We begin with a look at some of the early pioneers of flight. These signatures are from one of the earliest books on aviation history called "World in the Air." Inside the first volume are signature pages featuring some of the earliest pioneers in flight. Below is the signature of Glenn Curtiss, widely regarded as the father of Naval Aviation and the founder of the American Aircraft Industry. Among is many accomplishments, Curtiss carried the first passenger aboard a seaplane.
Before airplanes, the world traveled via airships. Dr. Hugo Eckener was commander of the famous Graf Zeppelin on most of its record setting flights, including the first airship flight to the Arctic and the first airship flight around the world, making him by far the most successful airship commander in history. Also signing was Claude Dornier. His early engineering work laid the cornerstone for the evolution of metal aircraft.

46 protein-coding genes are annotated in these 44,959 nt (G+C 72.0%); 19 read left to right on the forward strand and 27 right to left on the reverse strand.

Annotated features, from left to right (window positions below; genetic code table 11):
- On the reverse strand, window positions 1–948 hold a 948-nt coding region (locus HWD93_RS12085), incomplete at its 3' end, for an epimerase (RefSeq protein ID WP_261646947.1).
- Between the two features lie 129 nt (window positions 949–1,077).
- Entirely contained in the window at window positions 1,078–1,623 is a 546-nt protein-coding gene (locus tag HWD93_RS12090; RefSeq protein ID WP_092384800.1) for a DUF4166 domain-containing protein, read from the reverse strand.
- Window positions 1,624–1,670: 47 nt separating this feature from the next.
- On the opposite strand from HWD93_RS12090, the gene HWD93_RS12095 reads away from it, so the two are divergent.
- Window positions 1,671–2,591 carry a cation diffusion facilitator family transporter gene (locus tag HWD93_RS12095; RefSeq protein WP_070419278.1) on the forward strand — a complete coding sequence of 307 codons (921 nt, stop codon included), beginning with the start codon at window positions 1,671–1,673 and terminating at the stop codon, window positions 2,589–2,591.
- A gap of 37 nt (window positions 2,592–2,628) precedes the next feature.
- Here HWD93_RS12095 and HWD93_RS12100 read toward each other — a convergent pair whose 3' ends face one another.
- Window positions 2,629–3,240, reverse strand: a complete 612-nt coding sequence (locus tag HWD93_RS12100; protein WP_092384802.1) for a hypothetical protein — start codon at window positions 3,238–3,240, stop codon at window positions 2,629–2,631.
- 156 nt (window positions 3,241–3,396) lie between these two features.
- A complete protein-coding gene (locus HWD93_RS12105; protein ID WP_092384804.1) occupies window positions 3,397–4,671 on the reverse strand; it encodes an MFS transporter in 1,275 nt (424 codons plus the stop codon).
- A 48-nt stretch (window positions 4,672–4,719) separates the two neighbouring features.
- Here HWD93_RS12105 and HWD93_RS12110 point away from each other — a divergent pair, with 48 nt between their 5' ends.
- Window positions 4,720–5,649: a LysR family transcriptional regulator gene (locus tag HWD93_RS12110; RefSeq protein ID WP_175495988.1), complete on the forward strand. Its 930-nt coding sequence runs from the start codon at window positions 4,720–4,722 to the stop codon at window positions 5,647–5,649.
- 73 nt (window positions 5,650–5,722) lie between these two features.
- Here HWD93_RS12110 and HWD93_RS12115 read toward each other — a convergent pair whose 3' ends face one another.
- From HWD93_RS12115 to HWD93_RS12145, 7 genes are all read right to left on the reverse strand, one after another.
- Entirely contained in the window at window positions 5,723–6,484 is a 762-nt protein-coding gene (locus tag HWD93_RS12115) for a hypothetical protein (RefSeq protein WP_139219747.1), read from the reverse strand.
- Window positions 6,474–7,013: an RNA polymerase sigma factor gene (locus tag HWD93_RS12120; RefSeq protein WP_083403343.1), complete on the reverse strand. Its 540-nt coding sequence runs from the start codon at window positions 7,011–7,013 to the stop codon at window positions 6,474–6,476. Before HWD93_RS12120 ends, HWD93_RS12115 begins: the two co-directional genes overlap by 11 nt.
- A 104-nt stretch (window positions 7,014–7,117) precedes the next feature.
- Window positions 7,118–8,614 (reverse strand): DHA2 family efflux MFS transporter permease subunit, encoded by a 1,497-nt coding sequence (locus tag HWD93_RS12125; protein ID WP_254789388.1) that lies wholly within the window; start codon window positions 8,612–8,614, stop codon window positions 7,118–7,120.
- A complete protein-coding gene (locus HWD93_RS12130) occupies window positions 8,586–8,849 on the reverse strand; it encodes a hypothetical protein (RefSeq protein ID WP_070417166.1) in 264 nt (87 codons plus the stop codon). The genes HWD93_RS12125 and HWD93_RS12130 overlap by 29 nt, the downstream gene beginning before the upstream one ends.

Louis Blériot was a French inventor and engineer. In 1909 he completed the first flight across a large body of water in a heavier-than-air craft when he crossed the English Channel. He also is credited as the first person to manufacture a working monoplane. Also signing was Henri Farman. His airplane became the first craft in the world, other than a Wright brothers’ machine, to remain in the air for more than a minute. Farman also won the Deutsche-Archdeacon Prize in 1908 for the first officially witnessed circular flight of 1 km (0.6 mile).